Ten-year-old Alexis Thompson sometimes tells her parents that the house would be a lot cleaner if only she had a little help with the chores. Take the dishes, for example. “Alexis has trouble believing that a simple task like washing dishes can be too difficult for older sister, Victoria, 12, who has lupus,” says their mom, Kimberly.

In Paducah, Ky., the Harbin family struggles with the occasions when Taylor, 17, has a flare from his polyarticular JRA, causing him and his mother to miss his younger brother Jordan’s basketball game. “We have to work hard to make sure Taylor doesn’t feel guilty for missing the game, and that Jordan doesn’t get the impression he isn’t as important,” says Mary Harbin.

Those are just some of the issues that siblings and their parents deal with when a child in the family has arthritis. Siblings of children with a chronic illness often experience the full gamut of emotions – from guilt and resentment to anger, loneliness and a feeling they never get enough attention. But, experts say, with a little effort and creativity, the family can work through these issues – and even come out stronger as a result.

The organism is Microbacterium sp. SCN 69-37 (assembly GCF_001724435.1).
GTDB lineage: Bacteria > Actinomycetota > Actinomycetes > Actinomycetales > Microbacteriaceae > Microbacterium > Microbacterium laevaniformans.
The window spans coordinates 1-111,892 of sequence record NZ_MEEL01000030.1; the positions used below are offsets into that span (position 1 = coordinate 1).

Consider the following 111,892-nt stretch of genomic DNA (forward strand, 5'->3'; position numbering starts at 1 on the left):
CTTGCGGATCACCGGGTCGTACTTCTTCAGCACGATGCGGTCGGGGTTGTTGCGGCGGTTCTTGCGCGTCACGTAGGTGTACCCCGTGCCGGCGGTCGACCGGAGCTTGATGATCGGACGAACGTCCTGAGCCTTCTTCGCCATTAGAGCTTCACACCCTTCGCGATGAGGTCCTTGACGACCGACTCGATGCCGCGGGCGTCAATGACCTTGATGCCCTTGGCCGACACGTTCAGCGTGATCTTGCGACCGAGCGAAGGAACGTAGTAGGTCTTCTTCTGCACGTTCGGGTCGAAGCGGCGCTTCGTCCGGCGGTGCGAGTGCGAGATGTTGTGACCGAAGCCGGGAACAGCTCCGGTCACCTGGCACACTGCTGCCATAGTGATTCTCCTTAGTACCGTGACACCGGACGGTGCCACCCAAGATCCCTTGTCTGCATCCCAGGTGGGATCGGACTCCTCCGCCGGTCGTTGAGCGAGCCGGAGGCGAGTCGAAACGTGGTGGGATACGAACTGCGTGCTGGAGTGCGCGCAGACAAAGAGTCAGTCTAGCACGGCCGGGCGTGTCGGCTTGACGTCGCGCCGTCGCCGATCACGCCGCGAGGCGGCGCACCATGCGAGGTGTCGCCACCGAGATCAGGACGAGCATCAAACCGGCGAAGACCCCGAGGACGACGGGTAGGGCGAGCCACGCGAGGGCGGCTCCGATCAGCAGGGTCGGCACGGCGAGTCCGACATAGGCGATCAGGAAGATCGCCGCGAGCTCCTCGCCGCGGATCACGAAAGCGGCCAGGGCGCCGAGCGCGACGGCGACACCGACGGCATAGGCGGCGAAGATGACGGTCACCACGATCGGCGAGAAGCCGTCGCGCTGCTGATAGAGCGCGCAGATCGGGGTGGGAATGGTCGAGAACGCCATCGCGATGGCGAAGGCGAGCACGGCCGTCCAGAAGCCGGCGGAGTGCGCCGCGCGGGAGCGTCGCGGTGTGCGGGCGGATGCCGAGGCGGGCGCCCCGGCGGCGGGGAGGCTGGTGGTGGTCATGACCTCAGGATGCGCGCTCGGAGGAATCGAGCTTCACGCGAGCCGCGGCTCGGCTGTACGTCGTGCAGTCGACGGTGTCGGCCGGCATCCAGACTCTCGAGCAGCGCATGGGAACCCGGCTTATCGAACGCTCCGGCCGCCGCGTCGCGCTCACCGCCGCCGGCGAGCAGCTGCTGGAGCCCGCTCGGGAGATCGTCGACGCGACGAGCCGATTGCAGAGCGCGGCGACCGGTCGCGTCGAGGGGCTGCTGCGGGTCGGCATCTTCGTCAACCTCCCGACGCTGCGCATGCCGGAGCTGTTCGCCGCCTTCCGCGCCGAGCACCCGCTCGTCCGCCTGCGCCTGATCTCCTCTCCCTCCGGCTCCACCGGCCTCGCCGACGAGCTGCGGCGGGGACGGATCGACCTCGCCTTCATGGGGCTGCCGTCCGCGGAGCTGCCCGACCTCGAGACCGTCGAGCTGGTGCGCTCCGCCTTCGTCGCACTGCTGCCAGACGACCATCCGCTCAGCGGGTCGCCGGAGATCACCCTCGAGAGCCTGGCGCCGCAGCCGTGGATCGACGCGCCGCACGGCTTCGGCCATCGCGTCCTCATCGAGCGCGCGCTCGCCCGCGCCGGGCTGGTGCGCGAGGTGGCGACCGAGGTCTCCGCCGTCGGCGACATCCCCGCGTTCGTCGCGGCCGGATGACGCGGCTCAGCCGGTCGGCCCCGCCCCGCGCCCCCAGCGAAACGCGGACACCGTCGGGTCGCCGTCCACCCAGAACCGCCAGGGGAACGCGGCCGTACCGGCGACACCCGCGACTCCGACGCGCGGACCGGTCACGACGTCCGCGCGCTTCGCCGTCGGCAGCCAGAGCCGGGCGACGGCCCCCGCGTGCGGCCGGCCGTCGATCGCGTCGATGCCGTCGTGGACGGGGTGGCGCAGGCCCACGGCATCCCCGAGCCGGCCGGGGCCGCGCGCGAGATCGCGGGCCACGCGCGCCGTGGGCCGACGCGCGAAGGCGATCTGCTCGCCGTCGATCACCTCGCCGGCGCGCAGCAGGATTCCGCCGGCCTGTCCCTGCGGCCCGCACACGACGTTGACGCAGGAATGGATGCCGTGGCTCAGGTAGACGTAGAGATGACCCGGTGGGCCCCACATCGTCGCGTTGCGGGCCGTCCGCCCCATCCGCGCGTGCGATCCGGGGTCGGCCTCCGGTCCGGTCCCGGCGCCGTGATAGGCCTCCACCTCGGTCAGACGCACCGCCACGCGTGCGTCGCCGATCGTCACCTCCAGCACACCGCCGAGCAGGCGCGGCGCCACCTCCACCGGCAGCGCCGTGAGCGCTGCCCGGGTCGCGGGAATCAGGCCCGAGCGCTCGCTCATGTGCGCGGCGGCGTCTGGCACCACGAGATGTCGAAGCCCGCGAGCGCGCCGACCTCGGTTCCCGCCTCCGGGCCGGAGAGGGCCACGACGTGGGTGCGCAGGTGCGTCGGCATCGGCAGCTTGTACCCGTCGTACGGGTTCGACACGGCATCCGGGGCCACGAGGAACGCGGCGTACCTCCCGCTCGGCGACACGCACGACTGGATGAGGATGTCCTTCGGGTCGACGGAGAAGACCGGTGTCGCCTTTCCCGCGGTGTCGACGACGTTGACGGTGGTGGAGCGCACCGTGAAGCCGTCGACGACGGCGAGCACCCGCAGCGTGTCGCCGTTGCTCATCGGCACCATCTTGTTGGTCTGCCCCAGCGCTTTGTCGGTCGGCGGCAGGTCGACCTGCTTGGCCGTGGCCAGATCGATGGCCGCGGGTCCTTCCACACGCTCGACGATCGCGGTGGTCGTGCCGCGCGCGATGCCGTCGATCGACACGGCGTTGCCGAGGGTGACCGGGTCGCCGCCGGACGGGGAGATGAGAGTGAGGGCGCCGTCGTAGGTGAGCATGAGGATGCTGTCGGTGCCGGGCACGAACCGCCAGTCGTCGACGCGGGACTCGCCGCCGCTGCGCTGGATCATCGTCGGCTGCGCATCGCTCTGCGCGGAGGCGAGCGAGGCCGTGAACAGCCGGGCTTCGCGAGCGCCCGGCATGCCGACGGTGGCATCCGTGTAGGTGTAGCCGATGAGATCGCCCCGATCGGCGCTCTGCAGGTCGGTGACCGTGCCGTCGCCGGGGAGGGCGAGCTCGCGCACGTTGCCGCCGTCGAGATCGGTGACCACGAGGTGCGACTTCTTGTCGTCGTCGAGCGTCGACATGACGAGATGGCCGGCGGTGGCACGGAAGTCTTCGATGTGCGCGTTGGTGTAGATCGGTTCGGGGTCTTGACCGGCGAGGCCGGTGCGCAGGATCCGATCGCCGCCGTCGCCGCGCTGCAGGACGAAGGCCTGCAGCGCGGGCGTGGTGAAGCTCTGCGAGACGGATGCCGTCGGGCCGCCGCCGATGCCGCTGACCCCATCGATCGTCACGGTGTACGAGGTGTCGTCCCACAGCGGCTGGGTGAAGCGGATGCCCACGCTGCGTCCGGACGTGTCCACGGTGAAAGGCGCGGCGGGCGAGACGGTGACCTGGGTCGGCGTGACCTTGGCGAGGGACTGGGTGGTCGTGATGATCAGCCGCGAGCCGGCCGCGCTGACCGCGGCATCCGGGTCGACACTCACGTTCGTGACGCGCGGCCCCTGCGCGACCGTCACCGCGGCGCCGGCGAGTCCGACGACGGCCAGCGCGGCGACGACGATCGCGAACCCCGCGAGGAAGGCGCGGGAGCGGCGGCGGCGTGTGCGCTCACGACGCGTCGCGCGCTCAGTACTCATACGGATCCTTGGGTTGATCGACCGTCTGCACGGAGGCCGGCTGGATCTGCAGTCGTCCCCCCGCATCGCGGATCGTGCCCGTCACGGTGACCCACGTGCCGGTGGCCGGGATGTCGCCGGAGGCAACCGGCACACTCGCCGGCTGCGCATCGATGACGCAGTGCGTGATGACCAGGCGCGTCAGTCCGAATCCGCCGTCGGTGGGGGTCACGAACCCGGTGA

Staying Positive Together

According to a study published in the Journal of Developmental and Behavioral Pediatrics in 2006, healthy siblings of chronically ill children can be at greater risk for psychological and behavioral problems. But family attitudes played a big role in who had these problems and who didn’t, says Pamela Degotardi, PhD, a psychologist and professor at Queens College in New York City and member of the executive committee of the Association of Rheumatology Health Professionals.

“Kids and their families who had a ‘poor me’ attitude didn’t do very well,” she says. “They were the families who had adjustment problems.” 

One key to warding off ill will is keeping everyone involved. It can be tough to be the brother or sister of a child who has a chronic illness and who requires extra support from the rest of the family. 

“Siblings often feel resentful of all the attention their brothers and sisters get, and because they are asked to do more chores and carry more of the load,” Degotardi says. Make sure all the children have a say in family plans, and try to spread out the chores among all family members, choosing tasks that your child with arthritis can handle successfully.

Changes Bring New Challenges

Long before most families reach the point of deciding who's going to do what chores comes the arthritis diagnosis, and it makes an immediate impact. Routines are quickly altered to fit in doctor’s appointments, therapy sessions and time to take medications. 

“It’s natural and essential, especially with the initial diagnosis, for the family to focus attention on the child with special needs,” says Joanna H. Fanos, PhD, assistant research professor in the Department of Pediatrics at Dartmouth Medical School and director of the Sibling Center at California Pacific Medical Center. “Yet you want all children to feel loved and loveable. There’s a real danger of that not happening if they don’t get a lot of time and attention.”